How we spend our leisure time is with no doubt important to us, as free-time is becoming more and more precious in this rushed modern society. But who are we spending that time with?
Young Cambodians might be spending too much time with their friends and not enough time with their own families, leading to some unforeseen troubles down the road.
Sao Kunneary, a first-year-student at Vanda Accounting Institute, said she spends nearly all of her free-time with her friends instead of her family.
“When I am with my family, especially my parents, I feel that I’m under pressure to act a certain way,” she said.
It seems more and more of the young generation rather get away from mom and dad than conform to pressure.
Them Chhaihor, 22, on the other hand, still maintains a traditional lifestyle. As a fourth-year student at the Royal University of Phnom Penh, she spends almost all of her free-time with her family. She leaves Phnom Penh to see them about 10 times per month.
“I miss them and I want to look after them,” she said.
“It’s good for young people to still spend time with their families when they don’t have to be at school. It can help us understand more about the older generation, and keep building a good relationship.”
With a stark rise in the country’s crime rate, from gambling to drug abuse, many parents don’t want their children straying too far from home.
So Phal, a 40-year-old mother of two, said: “Whenever my daughters ask me for permission to go on a trip with their friends, I often say ‘no’ because I’m worried.”
“I am afraid that their friends might do something bad or illegal, and involve my daughters.” According to Phan Chanpeou, a senior counselor and psychology lecturer at RUPP, it is natural for young adults to want to stay separate from their parents.
Young adults prefer socialising with their peers, he said, and feel uncomfortable with their families.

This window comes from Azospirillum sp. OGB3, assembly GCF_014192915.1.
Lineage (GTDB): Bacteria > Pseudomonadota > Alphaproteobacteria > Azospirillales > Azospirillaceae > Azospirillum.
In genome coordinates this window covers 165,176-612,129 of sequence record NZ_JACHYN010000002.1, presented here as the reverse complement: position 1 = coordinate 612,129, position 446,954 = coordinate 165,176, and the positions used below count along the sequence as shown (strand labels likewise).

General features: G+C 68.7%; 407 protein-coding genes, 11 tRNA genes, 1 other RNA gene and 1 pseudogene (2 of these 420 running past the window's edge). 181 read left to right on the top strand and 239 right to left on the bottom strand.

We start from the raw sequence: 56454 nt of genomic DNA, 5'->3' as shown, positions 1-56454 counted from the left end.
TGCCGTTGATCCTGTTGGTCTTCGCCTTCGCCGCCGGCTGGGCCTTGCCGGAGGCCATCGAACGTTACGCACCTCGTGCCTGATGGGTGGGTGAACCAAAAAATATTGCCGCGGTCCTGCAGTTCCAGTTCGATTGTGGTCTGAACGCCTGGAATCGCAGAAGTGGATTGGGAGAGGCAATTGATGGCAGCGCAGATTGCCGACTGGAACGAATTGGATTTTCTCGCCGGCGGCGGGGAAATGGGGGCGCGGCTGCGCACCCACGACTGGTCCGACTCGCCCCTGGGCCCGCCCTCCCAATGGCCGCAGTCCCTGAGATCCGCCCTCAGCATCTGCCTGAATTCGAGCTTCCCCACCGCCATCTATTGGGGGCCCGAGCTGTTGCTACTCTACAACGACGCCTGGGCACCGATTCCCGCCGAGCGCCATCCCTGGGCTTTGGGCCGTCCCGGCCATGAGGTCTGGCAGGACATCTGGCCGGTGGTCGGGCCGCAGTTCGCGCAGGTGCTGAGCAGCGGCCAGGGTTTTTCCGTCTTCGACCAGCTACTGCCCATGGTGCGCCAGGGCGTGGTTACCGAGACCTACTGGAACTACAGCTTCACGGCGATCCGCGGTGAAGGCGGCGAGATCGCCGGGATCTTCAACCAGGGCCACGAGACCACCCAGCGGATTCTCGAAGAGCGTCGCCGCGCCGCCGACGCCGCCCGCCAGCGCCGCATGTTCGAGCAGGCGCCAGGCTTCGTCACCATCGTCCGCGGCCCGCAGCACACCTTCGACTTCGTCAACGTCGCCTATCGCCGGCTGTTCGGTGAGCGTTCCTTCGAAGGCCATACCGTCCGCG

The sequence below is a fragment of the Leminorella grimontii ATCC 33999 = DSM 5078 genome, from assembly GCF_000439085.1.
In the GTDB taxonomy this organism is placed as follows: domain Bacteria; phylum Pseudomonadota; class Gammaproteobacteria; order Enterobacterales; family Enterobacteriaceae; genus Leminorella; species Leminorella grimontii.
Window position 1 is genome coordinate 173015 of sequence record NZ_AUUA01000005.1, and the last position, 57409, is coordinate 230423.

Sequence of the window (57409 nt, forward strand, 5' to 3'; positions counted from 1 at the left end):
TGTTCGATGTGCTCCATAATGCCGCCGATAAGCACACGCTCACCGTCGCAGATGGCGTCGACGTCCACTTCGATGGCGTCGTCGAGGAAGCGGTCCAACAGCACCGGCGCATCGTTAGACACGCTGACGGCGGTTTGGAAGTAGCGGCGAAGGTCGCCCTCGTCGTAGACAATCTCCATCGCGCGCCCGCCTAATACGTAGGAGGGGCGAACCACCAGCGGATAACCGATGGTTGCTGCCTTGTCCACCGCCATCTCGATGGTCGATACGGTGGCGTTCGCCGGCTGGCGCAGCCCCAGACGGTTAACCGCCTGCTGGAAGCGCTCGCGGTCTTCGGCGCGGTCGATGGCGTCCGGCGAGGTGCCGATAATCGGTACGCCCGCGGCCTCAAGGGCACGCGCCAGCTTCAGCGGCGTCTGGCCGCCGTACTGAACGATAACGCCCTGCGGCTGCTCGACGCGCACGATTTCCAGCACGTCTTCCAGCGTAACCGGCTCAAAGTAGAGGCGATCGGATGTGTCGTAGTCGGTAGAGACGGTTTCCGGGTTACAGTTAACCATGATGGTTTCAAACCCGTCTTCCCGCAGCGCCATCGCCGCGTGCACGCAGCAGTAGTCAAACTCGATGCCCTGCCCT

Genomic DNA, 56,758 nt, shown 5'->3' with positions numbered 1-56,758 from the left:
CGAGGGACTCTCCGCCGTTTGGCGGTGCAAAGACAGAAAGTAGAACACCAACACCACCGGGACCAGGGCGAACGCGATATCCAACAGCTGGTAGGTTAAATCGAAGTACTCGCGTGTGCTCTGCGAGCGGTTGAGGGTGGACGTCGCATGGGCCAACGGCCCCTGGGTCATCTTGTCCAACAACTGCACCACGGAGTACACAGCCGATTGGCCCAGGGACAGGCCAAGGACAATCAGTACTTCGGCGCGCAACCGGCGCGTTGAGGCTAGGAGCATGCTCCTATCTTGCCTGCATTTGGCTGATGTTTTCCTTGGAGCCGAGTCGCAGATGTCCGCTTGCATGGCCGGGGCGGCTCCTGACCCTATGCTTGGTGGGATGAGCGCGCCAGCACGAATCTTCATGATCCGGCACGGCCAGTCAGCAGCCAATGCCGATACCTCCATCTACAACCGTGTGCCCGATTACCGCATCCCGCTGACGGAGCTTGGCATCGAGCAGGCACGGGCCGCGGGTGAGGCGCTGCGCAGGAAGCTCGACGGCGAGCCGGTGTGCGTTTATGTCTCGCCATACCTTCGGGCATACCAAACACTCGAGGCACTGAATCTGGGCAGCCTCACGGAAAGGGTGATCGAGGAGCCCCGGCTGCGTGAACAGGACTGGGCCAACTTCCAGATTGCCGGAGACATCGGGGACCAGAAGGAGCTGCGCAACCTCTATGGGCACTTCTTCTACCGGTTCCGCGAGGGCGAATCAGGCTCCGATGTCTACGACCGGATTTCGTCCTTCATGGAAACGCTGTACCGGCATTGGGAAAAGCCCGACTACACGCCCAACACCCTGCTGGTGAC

Young adults develop the sense, although it is often false, that their families are not supportive – and therefore they cannot spend time with them, or share their feelings. Because of this, young adults rather turn to their friends instead, Phan Chanpeou explained.
Phan Chanpeou suggests that family members create a supportive environment for their children.
He said, “As parents, you have to keep time for your children or you’re failing at your job.”
“Being a parent is not like planting a banana. A child takes more than three months to grow; it takes your whole life.”
Having worked and dealt extensively with youth issues, Neang Sovathana, a radio presenter for the Lovely Night program on 106.5 FM, said that young Cambodians prefer spending time with friends because it’s simply more fun than spending time with family.
“I believe youth can reveal what they’re thinking far more easily with friends, rather than family, especially when they’re under stress,” she said.
As of late, many youth groups have been popping up and providing a change for young Cambodians to band together.
Lim Piseth, a core volunteer member at Initiatives of Change Association and at the Youth 5 Camp, said that it’s a great way for young Cambodians to spend quality time with their peers.
“I am very impressed with our youth lately,” he said.